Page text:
Are Chronic Pain Patients with Dementia Being Undermedicated?
Received 23 November 2020
Accepted for publication 25 January 2021
Published 15 February 2021 Volume 2021:14 Pages 431—439
Checked for plagiarism Yes
Review by Single anonymous peer review
Peer reviewer comments 4
Editor who approved publication: Dr Robert B. Raffa
Wilco P Achterberg,1 Ane Erdal,2 Bettina S Husebo,2 Miriam Kunz,3 Stefan Lautenbacher4
1Department of Public Health and Primary Care, Leiden University Medical Center, RC Leiden, 2300, the Netherlands; 2Department of Global Public Health and Primary Care, University of Bergen, Bergen, 5020, Norway; 3Department of Medical Psychology, University of Augsburg, Augsburg, 86156, Germany; 4Department of Physical Psychology, University of Bamberg, Bamberg, Germany
Correspondence: Wilco P Achterberg
Department of Public Health and Primary Care, Leiden University Medical Center, Hippocratespad 21, Postzone V0-P, Room V6-76, PO Box 9600, RC Leiden, 2300, the Netherlands
Tel +31 71 5268412/8427; + 31 6 23668980
Abstract: In dementia, neuropathological changes alter the perception and expression of pain. For clinicians and family members, this knowledge gap leads to difficulties in recognizing and assessing chronic pain, which may consequently result in persons with dementia receiving lower levels of pain medication compared to those without cognitive impairment. Although this situation seems to have improved in recent years, considerable geographical variation persists. Over the last decade, opioid use has received global attention as a result of overuse and the risk of addiction, while the literature on older persons with dementia actually suggests undertreatment. This review stresses the importance of reliable assessment and the regular evaluation and monitoring of symptoms in persons with dementia. Based on current evidence, we concluded that chronic pain is still undertreated in dementia.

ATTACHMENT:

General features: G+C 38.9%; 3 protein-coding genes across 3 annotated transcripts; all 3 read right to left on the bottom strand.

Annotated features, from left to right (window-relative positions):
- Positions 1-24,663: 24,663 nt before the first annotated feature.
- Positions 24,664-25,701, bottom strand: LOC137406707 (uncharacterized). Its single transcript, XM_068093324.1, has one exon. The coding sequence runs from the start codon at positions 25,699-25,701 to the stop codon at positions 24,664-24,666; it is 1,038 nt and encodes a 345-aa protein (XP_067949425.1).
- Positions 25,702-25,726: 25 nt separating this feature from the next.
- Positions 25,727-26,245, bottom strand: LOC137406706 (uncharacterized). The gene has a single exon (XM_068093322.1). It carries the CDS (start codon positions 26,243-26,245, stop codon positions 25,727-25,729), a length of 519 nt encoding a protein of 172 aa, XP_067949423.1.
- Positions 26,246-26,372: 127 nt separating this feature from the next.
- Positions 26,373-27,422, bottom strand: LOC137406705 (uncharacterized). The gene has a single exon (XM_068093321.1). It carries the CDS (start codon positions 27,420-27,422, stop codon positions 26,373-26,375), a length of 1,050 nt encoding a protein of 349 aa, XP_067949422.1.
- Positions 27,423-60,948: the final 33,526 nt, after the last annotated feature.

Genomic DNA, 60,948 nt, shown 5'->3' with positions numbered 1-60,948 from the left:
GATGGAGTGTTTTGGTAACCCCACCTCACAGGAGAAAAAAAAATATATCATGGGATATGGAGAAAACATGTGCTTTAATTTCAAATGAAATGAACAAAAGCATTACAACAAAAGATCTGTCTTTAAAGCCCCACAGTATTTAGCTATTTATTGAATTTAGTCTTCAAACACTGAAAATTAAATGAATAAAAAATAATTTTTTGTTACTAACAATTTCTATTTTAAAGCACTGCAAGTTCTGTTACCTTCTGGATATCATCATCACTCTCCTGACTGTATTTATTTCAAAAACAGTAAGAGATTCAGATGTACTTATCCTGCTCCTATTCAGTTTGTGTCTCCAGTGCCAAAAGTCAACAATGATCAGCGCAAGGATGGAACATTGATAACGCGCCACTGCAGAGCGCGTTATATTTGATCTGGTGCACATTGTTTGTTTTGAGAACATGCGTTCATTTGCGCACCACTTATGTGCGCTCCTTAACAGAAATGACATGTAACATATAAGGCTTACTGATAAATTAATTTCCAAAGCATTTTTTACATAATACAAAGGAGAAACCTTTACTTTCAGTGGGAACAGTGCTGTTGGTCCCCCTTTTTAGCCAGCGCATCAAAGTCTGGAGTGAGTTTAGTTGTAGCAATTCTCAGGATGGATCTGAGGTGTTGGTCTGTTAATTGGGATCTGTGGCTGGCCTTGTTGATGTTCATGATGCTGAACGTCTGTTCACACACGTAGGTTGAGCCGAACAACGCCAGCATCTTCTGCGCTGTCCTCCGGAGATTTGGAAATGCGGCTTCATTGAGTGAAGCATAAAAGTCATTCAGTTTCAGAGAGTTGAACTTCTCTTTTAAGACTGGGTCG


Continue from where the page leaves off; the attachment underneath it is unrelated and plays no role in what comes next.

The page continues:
Keywords: pain, dementia, assessment, analgesic treatment
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